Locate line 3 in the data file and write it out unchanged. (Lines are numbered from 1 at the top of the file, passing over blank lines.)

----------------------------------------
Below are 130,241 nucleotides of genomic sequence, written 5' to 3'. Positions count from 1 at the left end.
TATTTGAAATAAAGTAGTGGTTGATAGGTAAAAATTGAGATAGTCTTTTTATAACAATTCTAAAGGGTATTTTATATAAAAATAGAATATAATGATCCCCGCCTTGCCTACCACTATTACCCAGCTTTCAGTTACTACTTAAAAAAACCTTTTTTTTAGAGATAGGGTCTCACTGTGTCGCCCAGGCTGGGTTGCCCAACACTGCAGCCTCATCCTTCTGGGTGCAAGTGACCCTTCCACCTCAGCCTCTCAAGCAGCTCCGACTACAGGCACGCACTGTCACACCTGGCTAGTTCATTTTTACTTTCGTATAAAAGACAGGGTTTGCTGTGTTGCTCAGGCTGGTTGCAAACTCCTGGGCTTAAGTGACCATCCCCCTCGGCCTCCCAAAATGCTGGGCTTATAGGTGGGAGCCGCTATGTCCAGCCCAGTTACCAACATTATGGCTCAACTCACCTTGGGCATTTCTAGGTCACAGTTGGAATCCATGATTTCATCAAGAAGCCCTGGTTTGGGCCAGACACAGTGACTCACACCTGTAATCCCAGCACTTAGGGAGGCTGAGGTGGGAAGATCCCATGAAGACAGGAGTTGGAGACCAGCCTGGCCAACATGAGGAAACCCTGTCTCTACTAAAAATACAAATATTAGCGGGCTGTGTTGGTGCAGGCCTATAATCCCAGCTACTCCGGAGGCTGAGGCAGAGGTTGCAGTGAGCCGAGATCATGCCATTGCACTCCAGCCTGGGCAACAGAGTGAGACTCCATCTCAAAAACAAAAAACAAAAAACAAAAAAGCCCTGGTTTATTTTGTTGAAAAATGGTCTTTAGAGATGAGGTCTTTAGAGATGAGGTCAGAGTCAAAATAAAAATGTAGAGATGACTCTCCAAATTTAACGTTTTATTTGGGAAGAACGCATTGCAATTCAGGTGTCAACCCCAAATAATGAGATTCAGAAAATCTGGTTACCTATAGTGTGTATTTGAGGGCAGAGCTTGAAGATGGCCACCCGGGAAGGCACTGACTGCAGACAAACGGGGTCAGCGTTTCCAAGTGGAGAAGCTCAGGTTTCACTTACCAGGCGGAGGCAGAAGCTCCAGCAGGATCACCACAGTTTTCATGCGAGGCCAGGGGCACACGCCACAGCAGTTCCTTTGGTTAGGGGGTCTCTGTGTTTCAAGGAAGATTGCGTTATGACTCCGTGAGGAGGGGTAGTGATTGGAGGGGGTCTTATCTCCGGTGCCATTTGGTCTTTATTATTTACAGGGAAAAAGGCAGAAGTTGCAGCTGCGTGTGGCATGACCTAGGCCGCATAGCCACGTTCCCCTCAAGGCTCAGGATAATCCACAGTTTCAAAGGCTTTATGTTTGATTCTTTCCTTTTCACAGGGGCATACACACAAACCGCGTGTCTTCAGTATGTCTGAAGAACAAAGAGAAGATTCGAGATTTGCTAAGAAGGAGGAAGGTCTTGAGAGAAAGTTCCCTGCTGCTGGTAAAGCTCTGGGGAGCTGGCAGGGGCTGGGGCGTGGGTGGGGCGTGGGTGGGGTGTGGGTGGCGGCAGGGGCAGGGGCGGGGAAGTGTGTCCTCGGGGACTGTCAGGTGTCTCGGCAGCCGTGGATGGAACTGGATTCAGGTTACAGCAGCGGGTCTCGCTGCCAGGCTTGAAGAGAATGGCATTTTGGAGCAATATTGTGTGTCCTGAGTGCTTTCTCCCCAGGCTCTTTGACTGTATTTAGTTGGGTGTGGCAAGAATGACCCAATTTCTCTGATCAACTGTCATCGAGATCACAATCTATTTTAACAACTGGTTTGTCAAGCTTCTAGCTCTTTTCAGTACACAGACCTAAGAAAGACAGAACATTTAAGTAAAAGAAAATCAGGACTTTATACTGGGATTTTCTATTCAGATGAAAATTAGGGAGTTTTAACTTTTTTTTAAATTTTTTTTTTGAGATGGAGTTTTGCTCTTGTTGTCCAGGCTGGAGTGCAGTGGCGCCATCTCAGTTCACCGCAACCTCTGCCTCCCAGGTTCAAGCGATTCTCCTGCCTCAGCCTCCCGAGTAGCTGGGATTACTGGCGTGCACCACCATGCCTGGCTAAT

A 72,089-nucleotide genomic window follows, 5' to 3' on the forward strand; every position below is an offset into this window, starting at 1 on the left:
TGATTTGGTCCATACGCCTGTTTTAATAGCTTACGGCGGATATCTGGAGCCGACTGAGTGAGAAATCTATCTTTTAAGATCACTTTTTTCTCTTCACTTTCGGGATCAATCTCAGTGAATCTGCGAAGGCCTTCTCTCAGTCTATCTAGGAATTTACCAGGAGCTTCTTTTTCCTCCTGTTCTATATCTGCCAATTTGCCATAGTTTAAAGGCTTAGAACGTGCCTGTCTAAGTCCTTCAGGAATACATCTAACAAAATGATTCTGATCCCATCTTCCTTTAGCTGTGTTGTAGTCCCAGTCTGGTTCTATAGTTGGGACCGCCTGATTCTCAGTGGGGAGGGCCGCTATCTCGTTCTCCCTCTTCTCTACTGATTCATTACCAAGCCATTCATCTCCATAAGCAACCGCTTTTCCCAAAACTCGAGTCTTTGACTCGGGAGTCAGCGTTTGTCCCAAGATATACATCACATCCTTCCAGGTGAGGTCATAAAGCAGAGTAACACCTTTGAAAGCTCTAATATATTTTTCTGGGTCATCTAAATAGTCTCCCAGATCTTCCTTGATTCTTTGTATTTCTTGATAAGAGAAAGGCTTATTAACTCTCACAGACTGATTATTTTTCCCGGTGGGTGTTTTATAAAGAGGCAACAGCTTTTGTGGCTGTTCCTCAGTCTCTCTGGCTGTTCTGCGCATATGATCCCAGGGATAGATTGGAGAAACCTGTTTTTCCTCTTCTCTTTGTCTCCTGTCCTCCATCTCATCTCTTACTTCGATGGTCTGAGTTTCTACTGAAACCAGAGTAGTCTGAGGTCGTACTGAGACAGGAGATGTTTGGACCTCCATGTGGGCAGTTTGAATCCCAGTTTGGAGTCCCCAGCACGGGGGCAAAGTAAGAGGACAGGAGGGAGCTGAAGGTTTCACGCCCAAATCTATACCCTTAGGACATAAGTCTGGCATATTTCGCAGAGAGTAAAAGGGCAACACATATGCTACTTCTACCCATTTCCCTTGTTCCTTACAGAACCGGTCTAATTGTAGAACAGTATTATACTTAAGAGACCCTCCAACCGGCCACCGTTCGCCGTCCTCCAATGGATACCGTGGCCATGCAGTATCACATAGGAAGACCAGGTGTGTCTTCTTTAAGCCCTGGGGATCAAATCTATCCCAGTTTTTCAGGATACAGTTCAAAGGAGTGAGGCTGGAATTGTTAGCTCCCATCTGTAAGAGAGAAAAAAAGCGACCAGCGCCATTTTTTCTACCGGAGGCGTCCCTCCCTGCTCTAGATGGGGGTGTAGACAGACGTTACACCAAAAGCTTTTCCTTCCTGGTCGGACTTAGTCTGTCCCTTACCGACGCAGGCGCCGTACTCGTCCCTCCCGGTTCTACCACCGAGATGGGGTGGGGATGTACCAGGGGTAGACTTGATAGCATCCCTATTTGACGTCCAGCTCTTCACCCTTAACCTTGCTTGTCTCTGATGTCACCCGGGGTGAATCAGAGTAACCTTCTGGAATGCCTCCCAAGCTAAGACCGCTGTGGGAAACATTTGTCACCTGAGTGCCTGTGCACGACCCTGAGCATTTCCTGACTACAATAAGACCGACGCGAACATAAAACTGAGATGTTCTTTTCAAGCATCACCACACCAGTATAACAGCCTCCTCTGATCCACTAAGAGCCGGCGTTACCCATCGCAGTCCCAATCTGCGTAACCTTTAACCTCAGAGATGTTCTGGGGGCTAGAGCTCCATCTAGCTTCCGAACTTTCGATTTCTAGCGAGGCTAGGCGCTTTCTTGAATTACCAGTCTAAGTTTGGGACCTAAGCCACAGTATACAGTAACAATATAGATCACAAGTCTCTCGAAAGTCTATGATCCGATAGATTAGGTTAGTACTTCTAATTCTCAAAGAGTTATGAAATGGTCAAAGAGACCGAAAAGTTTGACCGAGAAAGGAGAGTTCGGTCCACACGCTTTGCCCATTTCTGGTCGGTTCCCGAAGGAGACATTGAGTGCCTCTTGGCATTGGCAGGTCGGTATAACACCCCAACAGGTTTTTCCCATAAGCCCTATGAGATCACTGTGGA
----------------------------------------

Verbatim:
A 72,089-nucleotide genomic window follows, 5' to 3' on the forward strand; every position below is an offset into this window, starting at 1 on the left: